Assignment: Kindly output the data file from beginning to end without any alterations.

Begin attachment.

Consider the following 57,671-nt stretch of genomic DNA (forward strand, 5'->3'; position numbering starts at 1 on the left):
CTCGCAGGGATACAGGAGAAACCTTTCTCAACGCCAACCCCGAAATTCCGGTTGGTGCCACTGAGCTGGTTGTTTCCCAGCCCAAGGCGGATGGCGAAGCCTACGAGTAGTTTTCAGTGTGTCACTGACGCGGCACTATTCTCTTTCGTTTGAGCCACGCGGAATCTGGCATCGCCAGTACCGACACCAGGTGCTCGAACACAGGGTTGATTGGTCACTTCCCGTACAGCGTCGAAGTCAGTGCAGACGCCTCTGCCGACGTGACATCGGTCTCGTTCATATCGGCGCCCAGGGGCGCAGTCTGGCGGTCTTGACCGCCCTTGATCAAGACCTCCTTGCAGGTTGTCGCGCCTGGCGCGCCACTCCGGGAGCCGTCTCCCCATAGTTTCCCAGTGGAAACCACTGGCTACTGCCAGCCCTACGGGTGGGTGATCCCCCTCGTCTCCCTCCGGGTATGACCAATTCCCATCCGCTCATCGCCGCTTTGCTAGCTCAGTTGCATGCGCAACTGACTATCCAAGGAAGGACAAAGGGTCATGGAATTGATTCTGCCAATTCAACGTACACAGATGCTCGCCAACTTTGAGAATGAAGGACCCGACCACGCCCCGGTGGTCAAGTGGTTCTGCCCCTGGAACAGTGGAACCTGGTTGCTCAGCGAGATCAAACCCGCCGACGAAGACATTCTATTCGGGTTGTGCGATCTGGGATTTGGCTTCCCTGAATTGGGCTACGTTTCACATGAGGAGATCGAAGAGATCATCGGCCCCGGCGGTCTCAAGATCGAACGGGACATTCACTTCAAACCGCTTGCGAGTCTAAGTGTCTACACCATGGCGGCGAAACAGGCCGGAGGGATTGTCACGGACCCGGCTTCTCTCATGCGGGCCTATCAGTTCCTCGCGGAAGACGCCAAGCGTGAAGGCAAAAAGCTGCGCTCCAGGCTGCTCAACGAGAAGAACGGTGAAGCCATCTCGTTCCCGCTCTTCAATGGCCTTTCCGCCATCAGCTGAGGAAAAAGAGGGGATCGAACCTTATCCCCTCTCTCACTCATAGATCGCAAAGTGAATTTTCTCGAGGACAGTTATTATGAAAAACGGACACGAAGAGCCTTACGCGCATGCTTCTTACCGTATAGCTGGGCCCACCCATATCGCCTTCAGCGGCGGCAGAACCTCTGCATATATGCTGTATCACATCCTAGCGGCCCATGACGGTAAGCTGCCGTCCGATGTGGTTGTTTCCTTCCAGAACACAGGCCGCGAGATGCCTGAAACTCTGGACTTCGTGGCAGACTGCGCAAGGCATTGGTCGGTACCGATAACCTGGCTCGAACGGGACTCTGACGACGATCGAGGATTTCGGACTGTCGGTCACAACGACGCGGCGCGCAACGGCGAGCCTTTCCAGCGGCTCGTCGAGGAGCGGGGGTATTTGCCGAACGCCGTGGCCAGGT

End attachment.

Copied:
Consider the following 57,671-nt stretch of genomic DNA (forward strand, 5'->3'; position numbering starts at 1 on the left):
CTCGCAGGGATACAGGAGAAACCTTTCTCAACGCCAACCCCGAAATTCCGGTTGGTGCCACTGAGCTGGTTGTTTCCCAGCCCAAGGCGGATGGCGAAGCCTACGAGTAGTTTTCAGTGTGTCACTGACGCGGCACTATTCTCTTTCGTTTGAGCCACGCGGAATCTGGCATCGCCAGTACCGACACCAGGTGCTCGAACACAGGGTTGATTGGTCACTTCCCGTACAGCGTCGAAGTCAGTGCAGACGCCTCTGCCGACGTGACATCGGTCTCGTTCATATCGGCGCCCAGGGGCGCAGTCTGGCGGTCTTGACCGCCCTTGATCAAGACCTCCTTGCAGGTTGTCGCGCCTGGCGCGCCACTCCGGGAGCCGTCTCCCCATAGTTTCCCAGTGGAAACCACTGGCTACTGCCAGCCCTACGGGTGGGTGATCCCCCTCGTCTCCCTCCGGGTATGACCAATTCCCATCCGCTCATCGCCGCTTTGCTAGCTCAGTTGCATGCGCAACTGACTATCCAAGGAAGGACAAAGGGTCATGGAATTGATTCTGCCAATTCAACGTACACAGATGCTCGCCAACTTTGAGAATGAAGGACCCGACCACGCCCCGGTGGTCAAGTGGTTCTGCCCCTGGAACAGTGGAACCTGGTTGCTCAGCGAGATCAAACCCGCCGACGAAGACATTCTATTCGGGTTGTGCGATCTGGGATTTGGCTTCCCTGAATTGGGCTACGTTTCACATGAGGAGATCGAAGAGATCATCGGCCCCGGCGGTCTCAAGATCGAACGGGACATTCACTTCAAACCGCTTGCGAGTCTAAGTGTCTACACCATGGCGGCGAAACAGGCCGGAGGGATTGTCACGGACCCGGCTTCTCTCATGCGGGCCTATCAGTTCCTCGCGGAAGACGCCAAGCGTGAAGGCAAAAAGCTGCGCTCCAGGCTGCTCAACGAGAAGAACGGTGAAGCCATCTCGTTCCCGCTCTTCAATGGCCTTTCCGCCATCAGCTGAGGAAAAAGAGGGGATCGAACCTTATCCCCTCTCTCACTCATAGATCGCAAAGTGAATTTTCTCGAGGACAGTTATTATGAAAAACGGACACGAAGAGCCTTACGCGCATGCTTCTTACCGTATAGCTGGGCCCACCCATATCGCCTTCAGCGGCGGCAGAACCTCTGCATATATGCTGTATCACATCCTAGCGGCCCATGACGGTAAGCTGCCGTCCGATGTGGTTGTTTCCTTCCAGAACACAGGCCGCGAGATGCCTGAAACTCTGGACTTCGTGGCAGACTGCGCAAGGCATTGGTCGGTACCGATAACCTGGCTCGAACGGGACTCTGACGACGATCGAGGATTTCGGACTGTCGGTCACAACGACGCGGCGCGCAACGGCGAGCCTTTCCAGCGGCTCGTCGAGGAGCGGGGGTATTTGCCGAACGCCGTGGCCAGGT